Late Tukur, born in 1939 in Yola, Adamawa State, obtained his first degree in International Affairs and Political Science at the University of Wales (where he was the recipient of the Elizabeth Morris Memorial Prize for graduating first in his class). He then obtained a Master’s Degree in Public International Affairs at the University of Pittsburgh and a PhD. in Public Management at Ahmadu Bello University, Zaria, Kaduna. He also studied at Northwestern and Oxford Universities.
The deceased was a Fulbright-Hays Fellow, senior I.U.C. Fellow and associate member of St. Anthony’s College, Oxford (1974). He goes into history as the first Vice Chancellor of Bayero University, Kano.
In his career as a public servant, the prominent scholar of worldwide fame served on the Adebo and Udoji National Wage Reviews and the Constitution Drafting Committee of 1976. He was also a member of the sub-committee on Citizenship Rights, Fundamental Rights, Political Parties and Electoral System under the chairmanship of Alhaji Aminu Kano. He was a member of the National Constitutional Conference (1994/1995) and the Vision 2010 Committee (1997).
In 1984, during the military regime of Major General Muhammadu Buhari, he was appointed Minister of Commerce and Industries by the Federal Government.
A business executive, the late Tukur chaired the activities of Fukarabe Industries Limited, Kaduna, and fulfilled the obligations of many corporate directorships. He was a Coordinator of Policy Analysis Limited and authored and co-authored many books, the most prominent of which is Leadership and Governance in Nigeria: The Relevance of Values, published in 1999.
He is survived by three wives, nine children and many distinguished brothers, including the prominent global industrialist and world renowned business mogul, Alhaji Bamanga Tukur, former governor of the defunct Gongola State, one time Minister of Industries and ex-Chairman of the Peoples Democratic Party (PDP) and Late Engineer Hamman Tukur, a former Director General, Federal Ministry of Petroleum Resources and Pioneer Chairman, Revenue Mobilisation and Fiscal Commission.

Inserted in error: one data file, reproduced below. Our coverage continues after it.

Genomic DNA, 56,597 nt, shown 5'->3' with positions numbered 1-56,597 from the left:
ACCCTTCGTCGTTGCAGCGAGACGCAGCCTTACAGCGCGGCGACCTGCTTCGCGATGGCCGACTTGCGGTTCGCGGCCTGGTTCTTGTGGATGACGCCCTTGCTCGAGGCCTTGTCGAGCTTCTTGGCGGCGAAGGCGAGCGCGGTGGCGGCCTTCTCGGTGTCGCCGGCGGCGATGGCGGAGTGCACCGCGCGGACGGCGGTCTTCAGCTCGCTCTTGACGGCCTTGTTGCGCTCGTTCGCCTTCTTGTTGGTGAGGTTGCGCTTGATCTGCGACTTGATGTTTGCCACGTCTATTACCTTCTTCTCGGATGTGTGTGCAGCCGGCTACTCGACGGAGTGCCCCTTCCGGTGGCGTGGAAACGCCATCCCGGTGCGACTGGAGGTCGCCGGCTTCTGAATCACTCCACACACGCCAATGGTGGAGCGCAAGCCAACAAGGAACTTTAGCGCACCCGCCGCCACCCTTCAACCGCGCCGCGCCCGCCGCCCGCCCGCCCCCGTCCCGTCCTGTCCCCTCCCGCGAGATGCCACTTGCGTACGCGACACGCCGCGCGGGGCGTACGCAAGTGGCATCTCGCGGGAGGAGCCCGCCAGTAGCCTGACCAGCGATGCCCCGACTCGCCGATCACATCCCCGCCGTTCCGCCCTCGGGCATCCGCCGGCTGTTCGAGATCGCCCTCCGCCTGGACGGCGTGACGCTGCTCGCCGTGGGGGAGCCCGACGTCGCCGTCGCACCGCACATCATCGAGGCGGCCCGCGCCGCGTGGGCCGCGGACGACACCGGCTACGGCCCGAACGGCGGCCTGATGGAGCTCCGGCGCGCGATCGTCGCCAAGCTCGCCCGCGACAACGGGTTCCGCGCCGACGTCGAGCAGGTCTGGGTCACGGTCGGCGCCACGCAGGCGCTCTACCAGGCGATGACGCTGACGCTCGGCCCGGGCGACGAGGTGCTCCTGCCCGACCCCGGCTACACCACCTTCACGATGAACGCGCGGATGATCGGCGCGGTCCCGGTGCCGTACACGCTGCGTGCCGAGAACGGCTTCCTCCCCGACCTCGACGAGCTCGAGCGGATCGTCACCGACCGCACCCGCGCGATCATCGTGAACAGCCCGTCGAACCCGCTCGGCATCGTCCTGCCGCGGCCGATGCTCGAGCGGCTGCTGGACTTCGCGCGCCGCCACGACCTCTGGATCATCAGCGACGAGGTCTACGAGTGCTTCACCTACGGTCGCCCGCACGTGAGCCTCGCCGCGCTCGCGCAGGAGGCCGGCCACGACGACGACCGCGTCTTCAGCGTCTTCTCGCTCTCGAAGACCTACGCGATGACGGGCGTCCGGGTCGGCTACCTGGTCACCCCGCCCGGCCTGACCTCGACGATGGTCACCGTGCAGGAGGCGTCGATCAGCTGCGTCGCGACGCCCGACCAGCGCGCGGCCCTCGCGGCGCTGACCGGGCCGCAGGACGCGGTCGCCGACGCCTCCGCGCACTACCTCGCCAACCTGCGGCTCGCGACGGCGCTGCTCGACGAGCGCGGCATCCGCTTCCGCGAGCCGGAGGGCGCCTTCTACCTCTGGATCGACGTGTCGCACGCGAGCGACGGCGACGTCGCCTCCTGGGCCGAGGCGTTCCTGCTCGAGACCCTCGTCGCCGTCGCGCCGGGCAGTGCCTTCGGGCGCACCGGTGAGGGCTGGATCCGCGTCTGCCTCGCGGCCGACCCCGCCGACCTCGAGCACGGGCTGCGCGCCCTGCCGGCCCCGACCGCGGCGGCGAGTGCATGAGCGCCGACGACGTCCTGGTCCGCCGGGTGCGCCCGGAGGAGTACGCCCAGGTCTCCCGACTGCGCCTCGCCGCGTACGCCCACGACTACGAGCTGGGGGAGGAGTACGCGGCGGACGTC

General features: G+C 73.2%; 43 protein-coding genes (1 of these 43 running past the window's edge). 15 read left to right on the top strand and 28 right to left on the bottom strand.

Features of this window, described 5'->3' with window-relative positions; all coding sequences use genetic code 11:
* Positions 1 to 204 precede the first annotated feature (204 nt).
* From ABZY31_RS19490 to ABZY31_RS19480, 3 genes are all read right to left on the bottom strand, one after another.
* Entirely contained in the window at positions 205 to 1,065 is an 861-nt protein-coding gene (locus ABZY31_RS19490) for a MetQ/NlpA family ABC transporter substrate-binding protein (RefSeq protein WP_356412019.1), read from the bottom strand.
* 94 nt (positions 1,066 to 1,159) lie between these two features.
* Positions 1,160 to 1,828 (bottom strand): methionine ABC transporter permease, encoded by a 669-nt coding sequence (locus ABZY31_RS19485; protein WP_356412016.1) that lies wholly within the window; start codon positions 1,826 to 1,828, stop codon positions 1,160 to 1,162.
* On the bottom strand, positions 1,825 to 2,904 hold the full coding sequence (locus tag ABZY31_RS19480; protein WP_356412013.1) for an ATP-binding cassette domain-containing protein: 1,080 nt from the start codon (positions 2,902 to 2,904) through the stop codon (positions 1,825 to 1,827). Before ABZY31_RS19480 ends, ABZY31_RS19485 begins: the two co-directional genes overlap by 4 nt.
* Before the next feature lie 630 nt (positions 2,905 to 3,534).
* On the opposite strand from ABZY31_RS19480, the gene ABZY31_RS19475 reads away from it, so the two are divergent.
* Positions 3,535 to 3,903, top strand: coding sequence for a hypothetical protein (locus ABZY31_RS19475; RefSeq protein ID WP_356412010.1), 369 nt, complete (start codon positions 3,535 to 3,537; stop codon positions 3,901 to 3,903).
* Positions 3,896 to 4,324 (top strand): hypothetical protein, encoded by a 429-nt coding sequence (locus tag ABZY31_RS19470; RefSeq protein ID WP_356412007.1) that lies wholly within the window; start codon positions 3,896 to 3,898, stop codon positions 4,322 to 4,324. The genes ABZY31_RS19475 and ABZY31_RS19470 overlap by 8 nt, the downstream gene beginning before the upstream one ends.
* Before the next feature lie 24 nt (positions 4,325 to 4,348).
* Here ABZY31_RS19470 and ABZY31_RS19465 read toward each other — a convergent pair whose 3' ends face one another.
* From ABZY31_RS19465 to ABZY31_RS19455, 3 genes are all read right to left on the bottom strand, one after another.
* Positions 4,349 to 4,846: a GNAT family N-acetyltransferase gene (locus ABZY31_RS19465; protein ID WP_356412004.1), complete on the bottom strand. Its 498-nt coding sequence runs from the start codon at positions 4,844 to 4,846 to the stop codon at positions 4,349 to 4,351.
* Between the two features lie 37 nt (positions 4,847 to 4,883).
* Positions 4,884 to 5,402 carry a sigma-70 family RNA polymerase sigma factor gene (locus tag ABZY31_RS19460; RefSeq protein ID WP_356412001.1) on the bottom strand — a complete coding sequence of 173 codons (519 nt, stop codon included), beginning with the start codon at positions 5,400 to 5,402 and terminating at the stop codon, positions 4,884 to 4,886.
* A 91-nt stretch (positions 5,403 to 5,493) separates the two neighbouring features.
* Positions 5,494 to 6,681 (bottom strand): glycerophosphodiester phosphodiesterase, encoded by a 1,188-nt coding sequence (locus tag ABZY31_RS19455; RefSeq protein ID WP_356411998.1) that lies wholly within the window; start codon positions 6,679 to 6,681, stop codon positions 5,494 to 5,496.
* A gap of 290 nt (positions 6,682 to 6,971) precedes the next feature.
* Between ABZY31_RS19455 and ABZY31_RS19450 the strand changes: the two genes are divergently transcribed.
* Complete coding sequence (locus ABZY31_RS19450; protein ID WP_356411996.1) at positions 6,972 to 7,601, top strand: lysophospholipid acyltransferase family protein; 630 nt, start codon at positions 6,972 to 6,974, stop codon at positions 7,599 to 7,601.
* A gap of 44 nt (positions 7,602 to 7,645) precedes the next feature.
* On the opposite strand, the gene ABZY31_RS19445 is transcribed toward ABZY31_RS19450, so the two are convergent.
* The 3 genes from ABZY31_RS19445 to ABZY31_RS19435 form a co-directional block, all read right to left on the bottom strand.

We commiserate with Nigerians on the demise of this courageous academic, who, contrary to being also a match-maker, had a distinguished career in the service to the nation.
Nigeria would surely miss the statesmanship of the Adamawa born Dr. Mahmud Tukur, an enigma during his lifetime, who displayed genuine magnanimity and moral courage, and who always put the national interest above ethnic or group interests.
Reputed for his uncompromising adherence to due process, he was indeed a bridge, ever ready to deploy his wisdom and knowledge garnered over the years for the good of his country.
Dr. Mahmud Tukur was a man of peace and unquestionable diligence and professionalism, whose death is a great loss to Nigeria. He lived an impactful life, contributed immensely to Nigeria and etched his name on a platter of gold in the country’s history. We all have a collective duty to keep alive his service patriotic duty for a peaceful and secured country.
The Federal Government should immortalise him by naming an educational institution after him or even renaming the Institute of Administration (ABU) Zaria in his memory.
Nigeria has indeed lost a rare gem, an academic extraordinaire and great author, who served this country meritoriously. A man of strong character and conviction, who led one of the most impactful lives anyone would have wished for, going by his well-defined roles in the growth of humanity and his untiring commitment to nation-building. His contribution to the history of our nation and continent will never be forgotten.
Muhammad Gombe, a media practitioner, writes from Abuja.